6. 6.
    Parrett BM, Accortt NA, Li R et al (2012) The effect of delay time between primary melanoma biopsy and sentinel lymph node dissection on sentinel node status, recurrence, and survival. Melanoma Res 22(5):386–391CrossRefPubMedGoogle Scholar
  7. 7.
    Garbe C, Peris K, Hauschild A et al; European Dermatology Forum; European Association of Dermato-Oncology; European Organization of Research and Treatment of Cancer (2012) Diagnosis and treatment of melanoma. European consensus-based interdisciplinary guideline—Update 2012. Eur J Cancer 48(15):2375–2390Google Scholar
  8. 8.
    World Health Organization Mortality Database. May 2013. http://www.who.int/healthinfo/statistics/mortality_rawdata/en/index.html
  9. 9.
    Sant M, Allemani C, Santaquilani M, Knijn A, Marchesi F, Capocaccia R; EUROCARE Working Group (2009) EUROCARE-4. Survival of cancer patients diagnosed in 1995–1999. Results and commentary. Eur J Cancer 45(6):931–991Google Scholar
  10. 10.
    Al-Hilli Z, Evoy D, Geraghty JG, McDermott EW, Prichard RS Surgery and the staging of Melanoma, Melanoma—from early detection to treatment. In: Dr. Duc Ht (Ed.), ISBN: 978-953-51-0961-7, InTech, doi: 10.5772/53626. Available from: http://www.intechopen.com/books/melanoma-from-early-detection-to-treatment/surgery-and-the-staging-of-melanoma
  11. 11.
    Marsden JR, Newton-Bishop JA, Burrows L et al (2010) Revised UK guidelines for the management of cutaneous melanoma. Br J Dermatol 163:238–256CrossRefPubMedGoogle Scholar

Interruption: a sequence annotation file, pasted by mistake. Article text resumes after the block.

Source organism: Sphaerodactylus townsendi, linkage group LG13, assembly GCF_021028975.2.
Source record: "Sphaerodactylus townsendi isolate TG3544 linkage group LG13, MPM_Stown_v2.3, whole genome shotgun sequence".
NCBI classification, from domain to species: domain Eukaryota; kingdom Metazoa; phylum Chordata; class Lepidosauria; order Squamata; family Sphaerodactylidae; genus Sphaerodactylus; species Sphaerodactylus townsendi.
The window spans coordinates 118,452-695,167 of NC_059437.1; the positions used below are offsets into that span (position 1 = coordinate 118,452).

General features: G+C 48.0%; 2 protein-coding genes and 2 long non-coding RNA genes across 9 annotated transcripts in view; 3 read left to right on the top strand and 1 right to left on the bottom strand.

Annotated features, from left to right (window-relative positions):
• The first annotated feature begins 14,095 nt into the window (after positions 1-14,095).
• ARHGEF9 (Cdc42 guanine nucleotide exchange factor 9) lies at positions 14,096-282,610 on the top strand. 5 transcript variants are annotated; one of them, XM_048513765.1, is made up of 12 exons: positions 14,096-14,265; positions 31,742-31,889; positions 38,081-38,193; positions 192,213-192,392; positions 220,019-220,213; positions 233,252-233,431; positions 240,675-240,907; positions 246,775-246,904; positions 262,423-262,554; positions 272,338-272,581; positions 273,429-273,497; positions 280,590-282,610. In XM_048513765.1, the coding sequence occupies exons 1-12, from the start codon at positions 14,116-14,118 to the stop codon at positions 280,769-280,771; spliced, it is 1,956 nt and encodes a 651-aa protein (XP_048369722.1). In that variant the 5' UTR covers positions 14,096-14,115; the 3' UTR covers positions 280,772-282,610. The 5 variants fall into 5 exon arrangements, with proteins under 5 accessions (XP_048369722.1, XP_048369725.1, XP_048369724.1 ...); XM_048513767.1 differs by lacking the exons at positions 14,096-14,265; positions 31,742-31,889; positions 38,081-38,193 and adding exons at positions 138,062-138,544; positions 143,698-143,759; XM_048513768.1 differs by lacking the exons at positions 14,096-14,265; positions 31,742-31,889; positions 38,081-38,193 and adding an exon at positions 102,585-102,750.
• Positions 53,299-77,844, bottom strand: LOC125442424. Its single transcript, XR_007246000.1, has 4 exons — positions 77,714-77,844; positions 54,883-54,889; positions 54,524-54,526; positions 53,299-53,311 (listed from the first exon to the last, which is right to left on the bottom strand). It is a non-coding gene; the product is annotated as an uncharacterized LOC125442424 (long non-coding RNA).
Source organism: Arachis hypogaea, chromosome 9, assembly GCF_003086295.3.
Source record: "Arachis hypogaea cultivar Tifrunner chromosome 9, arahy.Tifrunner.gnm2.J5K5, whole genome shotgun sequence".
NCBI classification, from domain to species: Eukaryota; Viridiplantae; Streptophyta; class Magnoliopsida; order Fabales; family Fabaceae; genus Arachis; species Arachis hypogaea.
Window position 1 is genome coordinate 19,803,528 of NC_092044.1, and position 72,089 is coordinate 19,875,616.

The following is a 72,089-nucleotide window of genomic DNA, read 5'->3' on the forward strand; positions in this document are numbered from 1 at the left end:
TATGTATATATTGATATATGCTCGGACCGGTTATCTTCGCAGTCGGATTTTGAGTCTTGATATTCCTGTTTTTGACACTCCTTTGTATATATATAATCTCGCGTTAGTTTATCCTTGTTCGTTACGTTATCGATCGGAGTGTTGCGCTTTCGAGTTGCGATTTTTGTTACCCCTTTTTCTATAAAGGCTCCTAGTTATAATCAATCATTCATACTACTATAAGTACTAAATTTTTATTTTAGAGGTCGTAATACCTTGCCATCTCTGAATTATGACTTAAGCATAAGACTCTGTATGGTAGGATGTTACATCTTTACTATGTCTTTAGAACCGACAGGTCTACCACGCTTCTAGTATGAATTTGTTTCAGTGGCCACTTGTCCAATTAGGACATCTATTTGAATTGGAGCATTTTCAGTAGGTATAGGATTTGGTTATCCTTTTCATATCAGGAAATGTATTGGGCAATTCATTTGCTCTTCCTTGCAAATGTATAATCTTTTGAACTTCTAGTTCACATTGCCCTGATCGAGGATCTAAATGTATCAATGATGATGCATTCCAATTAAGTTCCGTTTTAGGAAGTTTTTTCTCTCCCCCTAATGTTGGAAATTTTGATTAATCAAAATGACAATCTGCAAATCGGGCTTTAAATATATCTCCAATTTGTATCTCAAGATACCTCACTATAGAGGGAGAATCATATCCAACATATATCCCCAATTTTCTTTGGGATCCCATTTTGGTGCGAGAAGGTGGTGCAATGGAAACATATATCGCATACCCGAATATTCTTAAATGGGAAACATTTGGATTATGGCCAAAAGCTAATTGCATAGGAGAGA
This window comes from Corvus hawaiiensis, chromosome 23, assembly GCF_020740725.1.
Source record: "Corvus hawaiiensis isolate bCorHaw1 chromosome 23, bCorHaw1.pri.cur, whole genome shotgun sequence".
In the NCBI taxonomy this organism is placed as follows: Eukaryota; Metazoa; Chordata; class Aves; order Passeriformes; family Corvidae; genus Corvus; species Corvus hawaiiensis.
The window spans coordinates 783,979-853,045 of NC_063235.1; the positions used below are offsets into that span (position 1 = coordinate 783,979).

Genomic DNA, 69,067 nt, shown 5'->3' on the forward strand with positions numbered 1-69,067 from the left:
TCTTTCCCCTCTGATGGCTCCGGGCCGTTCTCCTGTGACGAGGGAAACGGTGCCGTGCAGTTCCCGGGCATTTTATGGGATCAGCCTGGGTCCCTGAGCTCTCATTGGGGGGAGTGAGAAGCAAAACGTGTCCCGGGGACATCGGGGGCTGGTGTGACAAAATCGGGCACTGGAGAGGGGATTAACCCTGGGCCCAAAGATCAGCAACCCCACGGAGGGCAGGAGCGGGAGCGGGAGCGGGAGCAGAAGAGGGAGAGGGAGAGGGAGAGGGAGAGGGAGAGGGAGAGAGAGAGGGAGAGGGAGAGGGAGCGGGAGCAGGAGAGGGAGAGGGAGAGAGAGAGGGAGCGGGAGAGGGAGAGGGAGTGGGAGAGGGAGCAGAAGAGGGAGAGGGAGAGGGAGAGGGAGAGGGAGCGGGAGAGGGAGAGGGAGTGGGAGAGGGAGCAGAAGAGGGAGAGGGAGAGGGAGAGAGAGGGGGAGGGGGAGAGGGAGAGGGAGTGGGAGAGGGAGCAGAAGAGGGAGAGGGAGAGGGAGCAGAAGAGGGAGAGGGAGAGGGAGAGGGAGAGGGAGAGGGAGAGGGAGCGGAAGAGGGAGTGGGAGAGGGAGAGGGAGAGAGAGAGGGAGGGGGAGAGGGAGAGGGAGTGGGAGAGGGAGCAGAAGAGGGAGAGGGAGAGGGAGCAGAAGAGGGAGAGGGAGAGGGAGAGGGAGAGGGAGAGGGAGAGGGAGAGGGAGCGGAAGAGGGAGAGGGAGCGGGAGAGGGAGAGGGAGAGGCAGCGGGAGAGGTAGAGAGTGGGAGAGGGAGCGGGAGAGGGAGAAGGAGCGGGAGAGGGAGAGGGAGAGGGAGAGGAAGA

12. 12.
    Coit DG, Andtbacka R, Anker CJ et al; National Comprehensive Cancer Network (NCCN) (2013) Melanoma, version 2.2013: featured updates to the NCCN guidelines. J Natl Compr Cancer Netw 11(4):395–407Google Scholar
  13. 13.
    Balch CM, Buzaid AC, Atkins MB et al (2000) A new AJCC staging system for cutaneous melanoma. Cancer 88:1484–1491CrossRefPubMedGoogle Scholar
  14. 14.
    Balch C, Soong S, Gershenwald J et al (2001) Prognostic factors analysis of 17,600 melanoma patients: validation of the American Joint Committee on Cancer Melanoma staging system. J Clin Oncol 19:3622–3634PubMedGoogle Scholar
  15. 15.
    Austin PF, Cruse CW, Lyman G et al (1994) Age as a prognostic factor in the malignant melanoma population. Ann Surg Oncol 1:487–494CrossRefPubMedGoogle Scholar
  16. 16.
    McKenna DB, Marioni JC, Lee RJ, Prescott RJ, Doherty VR (2004) A comparison of dermatologists’, surgeons’ and general practitioners’ surgical management of cutaneous melanoma. Br J Dermatol 151:636–644CrossRefPubMedGoogle Scholar

Copyright information

© Royal Academy of Medicine in Ireland 2014

Authors and Affiliations

  • M. R. Boland
    • 1
  • R. S. Prichard
    • 1
  • G. A. Bass
    • 1
  • Z. Al-Hilli
    • 1
  • A. Levendale
    • 1
  • D. Gibbons
    • 2
  • K. Sheahan
    • 2
  • B. Kirby
    • 3
  • E. W. McDermott
    • 1
  • D. Evoy
    • 1
  1. 1.Departments of General SurgerySt Vincent’s Healthcare GroupDublin 4Ireland
  2. 2.Departments of PathologySt Vincent’s Healthcare GroupDublin 4Ireland
  3. 3.Departments of DermatologySt Vincent’s Healthcare GroupDublin 4Ireland

Personalised recommendations